King County buys majority of tree farm
October 2, 2008 · Updated 11:45 AM
SNOQUALMIE VALLEY - King County Executive Ron Sims announced last week that the county would buy the development rights for 90,000 acres of the Snoqualmie Tree Farm from the Hancock Timber Resource Group for $22 million.
"This is a piece of land nearly twice the size of the city of Seattle and five times the size of Bellevue that will always be part of the rural character of East King County," said Sims. "The wall against sprawl we've spent years creating is now reinforced to forever protect East King County's quality of life. Instead of a suburb envisioned for this area two decades ago, we will leave a legacy of open space, timber jobs and a buffer for the Cascade wilderness for generations to come."
The tree farm was purchased by Hancock in 2003. The land was logged by Weyerhaeuser for nearly a century, but the timber giant announced in 2002 it would close its Snoqualmie mill by spring 2003. An original deal to sell the land to the Evergreen Forest Trust for $185 million never materialized due to a federal legislative stall over the financing deal. Weyerhaeuser sold the land to Hancock, who has continued to harvest at the farm.
The remaining portions of the 104,000-acre tree farm, that has not had its development rights purchased by the county, falls into three categories. The first is a 5,000-acre parcel at the north edge of the tree farm that is in Snohomish County. The second is a group of lots that total 7,000 acres, which Weyerhaeuser has the option to buy back. The remaining acres, which total around 450, are located around the south and west edge of the tree farm and will remain under the ownership of Hancock.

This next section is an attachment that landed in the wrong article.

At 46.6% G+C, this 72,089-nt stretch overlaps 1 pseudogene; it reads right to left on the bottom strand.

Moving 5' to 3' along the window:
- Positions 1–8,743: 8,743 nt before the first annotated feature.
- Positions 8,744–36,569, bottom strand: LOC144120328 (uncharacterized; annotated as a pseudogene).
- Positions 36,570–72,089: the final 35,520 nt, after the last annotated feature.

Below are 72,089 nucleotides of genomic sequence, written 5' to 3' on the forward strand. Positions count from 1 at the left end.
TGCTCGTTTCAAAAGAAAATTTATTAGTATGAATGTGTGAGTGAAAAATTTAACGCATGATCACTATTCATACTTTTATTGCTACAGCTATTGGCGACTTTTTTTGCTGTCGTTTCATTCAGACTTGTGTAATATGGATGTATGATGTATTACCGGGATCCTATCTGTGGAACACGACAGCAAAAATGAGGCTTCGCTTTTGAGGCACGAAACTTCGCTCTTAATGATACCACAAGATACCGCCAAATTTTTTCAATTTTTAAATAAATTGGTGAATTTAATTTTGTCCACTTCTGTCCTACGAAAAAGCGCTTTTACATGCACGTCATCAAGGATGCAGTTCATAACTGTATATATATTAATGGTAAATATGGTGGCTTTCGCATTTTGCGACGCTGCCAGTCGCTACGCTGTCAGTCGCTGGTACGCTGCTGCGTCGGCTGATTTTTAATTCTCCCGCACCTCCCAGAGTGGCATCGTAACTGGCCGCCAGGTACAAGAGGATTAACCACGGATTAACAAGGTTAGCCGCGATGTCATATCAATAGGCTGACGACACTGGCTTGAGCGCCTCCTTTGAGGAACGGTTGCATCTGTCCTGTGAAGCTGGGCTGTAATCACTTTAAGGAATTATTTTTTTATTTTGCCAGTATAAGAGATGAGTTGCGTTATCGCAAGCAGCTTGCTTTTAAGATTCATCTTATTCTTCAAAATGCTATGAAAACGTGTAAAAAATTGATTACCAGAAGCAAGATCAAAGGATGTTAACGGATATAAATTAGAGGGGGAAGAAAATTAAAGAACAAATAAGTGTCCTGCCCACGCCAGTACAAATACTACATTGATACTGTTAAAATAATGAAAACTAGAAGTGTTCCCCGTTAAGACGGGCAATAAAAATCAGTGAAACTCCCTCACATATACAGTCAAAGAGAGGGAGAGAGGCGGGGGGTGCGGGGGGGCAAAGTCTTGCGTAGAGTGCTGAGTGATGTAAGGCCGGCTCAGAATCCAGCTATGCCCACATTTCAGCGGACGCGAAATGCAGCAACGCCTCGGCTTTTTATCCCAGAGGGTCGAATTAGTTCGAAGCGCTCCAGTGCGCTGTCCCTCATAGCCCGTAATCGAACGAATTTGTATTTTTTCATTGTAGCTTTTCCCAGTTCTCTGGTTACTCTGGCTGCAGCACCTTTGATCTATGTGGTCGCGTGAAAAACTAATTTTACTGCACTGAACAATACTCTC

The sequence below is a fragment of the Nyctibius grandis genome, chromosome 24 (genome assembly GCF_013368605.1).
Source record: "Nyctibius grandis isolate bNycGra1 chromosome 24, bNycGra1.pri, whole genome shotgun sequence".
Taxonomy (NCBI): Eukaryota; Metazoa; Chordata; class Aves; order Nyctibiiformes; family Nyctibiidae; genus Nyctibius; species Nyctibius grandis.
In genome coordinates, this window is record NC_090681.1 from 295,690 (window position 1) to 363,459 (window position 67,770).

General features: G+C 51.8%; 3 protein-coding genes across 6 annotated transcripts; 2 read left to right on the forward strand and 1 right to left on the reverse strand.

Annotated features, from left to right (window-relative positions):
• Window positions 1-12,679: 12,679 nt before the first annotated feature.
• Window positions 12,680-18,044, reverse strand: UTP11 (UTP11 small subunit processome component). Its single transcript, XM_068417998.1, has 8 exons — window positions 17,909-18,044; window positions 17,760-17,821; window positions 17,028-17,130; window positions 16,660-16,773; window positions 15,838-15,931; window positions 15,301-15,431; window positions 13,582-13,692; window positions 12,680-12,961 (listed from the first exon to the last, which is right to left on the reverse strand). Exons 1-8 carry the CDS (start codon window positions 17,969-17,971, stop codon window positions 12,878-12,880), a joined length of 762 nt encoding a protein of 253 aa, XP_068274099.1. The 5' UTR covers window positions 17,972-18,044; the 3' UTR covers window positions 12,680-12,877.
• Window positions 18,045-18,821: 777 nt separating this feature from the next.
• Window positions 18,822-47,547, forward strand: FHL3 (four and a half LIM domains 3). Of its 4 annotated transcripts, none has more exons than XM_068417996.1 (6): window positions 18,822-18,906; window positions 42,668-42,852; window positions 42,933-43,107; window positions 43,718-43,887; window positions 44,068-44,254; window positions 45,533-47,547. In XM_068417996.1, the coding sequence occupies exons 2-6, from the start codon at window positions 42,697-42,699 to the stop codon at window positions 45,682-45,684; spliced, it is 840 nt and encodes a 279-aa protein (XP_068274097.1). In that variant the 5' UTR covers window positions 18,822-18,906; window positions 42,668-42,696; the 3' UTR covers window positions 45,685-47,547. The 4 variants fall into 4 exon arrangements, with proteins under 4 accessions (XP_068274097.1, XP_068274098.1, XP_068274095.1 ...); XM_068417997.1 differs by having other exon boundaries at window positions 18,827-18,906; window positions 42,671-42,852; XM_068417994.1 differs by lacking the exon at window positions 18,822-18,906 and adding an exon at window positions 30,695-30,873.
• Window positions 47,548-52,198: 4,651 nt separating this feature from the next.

According to Hancock Western Regional Manager John Davis, Hancock plans on holding onto that land, which is already zoned for residential development. The land is zoned RA-5 and RA-10, which means one home for every five acres and one home for every ten acres can be built.
Davis said there have been no discussions on who would buy those parcels, but did say they would go to the highest bidder.
"We will sell those in the next couple of years," said Davis.
The conservation deal for the 90,000 acres must still be approved by the Metropolitan King County Council, which approved $15 million last fall to buy the development rights at the tree farm, but will need another $7 million.
Ben Cape can be reached at (425) 888-2311 or by e-mail at firstname.lastname@example.org.